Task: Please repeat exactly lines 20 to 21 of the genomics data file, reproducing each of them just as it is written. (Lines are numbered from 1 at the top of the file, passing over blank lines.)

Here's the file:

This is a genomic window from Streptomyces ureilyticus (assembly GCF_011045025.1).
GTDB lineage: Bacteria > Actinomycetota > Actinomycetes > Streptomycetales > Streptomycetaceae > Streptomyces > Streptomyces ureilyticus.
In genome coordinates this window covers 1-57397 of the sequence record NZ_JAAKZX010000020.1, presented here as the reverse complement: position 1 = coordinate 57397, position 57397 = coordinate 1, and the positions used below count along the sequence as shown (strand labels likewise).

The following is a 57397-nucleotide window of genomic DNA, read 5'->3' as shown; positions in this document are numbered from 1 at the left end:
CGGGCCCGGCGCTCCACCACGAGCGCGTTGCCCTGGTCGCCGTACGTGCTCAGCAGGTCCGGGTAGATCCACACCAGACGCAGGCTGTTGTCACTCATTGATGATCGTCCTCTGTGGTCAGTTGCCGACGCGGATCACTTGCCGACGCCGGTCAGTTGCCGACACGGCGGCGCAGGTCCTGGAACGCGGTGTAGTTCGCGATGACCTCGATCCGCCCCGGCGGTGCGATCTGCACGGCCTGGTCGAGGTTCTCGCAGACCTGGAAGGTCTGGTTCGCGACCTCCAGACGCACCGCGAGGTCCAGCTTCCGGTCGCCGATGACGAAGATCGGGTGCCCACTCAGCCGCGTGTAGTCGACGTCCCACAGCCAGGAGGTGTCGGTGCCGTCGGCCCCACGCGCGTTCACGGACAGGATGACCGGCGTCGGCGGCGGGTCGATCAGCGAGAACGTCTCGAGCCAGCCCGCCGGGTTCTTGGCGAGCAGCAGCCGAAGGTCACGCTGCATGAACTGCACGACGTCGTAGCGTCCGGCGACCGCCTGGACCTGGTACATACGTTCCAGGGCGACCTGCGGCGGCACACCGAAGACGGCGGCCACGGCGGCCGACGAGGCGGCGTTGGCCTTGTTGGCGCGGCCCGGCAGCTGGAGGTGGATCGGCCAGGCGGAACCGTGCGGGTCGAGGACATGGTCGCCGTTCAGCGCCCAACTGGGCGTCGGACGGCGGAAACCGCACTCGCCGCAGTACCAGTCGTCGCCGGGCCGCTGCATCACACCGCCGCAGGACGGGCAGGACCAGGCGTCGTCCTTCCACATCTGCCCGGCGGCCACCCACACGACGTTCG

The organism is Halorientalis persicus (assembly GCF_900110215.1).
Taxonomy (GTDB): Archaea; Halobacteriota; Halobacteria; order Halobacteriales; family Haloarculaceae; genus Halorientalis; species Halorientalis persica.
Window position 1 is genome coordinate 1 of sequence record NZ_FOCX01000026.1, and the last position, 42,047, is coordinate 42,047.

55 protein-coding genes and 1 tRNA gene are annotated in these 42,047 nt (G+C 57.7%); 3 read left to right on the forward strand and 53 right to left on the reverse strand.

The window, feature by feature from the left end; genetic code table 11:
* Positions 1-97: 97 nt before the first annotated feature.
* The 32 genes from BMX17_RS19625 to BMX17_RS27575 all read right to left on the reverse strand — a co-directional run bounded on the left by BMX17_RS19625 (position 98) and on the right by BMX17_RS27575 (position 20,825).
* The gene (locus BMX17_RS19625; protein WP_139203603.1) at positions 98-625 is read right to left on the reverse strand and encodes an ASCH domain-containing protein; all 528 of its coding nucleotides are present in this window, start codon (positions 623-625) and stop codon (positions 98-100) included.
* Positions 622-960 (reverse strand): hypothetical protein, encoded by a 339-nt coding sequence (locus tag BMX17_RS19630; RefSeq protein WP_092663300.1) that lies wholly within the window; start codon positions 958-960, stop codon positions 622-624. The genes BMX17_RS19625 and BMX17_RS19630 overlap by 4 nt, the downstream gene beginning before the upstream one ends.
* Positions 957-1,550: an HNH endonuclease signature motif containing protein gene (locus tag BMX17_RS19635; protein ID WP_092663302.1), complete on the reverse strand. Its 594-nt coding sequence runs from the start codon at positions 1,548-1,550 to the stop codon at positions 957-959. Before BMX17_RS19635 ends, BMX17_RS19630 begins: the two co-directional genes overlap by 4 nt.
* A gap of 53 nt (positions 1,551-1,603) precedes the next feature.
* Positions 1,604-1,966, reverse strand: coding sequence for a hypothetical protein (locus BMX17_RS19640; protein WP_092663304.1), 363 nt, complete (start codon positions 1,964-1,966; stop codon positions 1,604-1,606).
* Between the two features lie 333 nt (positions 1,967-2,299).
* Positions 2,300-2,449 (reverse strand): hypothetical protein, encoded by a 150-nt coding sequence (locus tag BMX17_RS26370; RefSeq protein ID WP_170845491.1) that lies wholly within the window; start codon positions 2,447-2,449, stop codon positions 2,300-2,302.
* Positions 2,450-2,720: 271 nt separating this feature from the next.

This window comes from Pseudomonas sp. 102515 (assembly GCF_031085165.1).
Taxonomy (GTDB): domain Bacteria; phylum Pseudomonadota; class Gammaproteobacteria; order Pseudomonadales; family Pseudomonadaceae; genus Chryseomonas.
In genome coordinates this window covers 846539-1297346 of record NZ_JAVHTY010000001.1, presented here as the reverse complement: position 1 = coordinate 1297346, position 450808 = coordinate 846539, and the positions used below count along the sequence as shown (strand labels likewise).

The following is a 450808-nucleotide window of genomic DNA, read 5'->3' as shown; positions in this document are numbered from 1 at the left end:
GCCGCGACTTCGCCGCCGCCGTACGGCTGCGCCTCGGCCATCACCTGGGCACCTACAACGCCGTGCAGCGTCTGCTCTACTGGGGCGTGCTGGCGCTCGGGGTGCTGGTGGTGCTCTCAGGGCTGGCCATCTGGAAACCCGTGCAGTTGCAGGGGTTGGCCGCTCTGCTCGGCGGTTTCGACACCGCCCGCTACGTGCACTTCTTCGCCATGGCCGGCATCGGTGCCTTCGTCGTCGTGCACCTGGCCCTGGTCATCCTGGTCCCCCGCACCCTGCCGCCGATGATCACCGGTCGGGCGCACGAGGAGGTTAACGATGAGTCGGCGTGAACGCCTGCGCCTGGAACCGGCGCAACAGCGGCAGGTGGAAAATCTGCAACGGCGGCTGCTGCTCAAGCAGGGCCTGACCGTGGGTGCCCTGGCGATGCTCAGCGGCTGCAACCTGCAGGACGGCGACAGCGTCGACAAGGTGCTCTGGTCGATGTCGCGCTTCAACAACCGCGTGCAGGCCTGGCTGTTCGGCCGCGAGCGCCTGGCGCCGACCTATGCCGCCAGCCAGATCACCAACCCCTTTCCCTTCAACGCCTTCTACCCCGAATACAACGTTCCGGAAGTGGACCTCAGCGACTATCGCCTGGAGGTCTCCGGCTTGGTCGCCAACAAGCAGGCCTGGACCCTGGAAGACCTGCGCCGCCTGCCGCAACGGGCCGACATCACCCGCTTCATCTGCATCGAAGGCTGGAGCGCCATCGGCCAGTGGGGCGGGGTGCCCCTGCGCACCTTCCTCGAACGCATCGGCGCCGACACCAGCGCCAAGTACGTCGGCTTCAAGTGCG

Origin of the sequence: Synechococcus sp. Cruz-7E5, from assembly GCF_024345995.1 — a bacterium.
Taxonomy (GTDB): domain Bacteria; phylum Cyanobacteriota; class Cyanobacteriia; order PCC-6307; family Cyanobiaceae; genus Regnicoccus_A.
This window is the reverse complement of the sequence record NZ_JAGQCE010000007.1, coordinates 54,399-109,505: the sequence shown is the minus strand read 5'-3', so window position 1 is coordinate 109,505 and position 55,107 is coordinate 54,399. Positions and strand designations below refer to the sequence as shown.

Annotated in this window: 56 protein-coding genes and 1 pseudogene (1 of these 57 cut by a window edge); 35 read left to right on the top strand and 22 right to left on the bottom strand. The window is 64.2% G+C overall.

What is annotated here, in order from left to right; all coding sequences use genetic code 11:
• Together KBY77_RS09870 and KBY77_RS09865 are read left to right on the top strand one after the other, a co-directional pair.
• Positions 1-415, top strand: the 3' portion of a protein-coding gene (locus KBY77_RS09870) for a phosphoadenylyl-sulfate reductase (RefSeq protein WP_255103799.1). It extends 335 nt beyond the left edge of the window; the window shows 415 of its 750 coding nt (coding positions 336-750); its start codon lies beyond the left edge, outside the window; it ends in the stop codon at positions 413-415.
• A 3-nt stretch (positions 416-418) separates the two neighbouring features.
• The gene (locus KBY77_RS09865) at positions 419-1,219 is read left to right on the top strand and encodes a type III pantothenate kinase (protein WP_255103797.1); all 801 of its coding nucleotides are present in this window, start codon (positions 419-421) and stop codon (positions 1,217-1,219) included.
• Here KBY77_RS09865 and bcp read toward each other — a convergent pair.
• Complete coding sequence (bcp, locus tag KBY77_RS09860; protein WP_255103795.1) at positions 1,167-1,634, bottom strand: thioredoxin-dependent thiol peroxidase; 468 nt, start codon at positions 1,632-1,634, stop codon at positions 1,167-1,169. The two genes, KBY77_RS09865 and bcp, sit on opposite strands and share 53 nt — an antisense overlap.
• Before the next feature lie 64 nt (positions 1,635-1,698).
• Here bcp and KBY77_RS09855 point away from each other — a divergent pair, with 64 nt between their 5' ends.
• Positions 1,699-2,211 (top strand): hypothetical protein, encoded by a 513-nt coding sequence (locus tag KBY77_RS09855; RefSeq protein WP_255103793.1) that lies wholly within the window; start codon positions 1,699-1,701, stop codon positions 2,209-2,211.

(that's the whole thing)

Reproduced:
* Positions 2,450-2,720: 271 nt separating this feature from the next.

This window comes from Pseudomonas sp. 102515 (assembly GCF_031085165.1).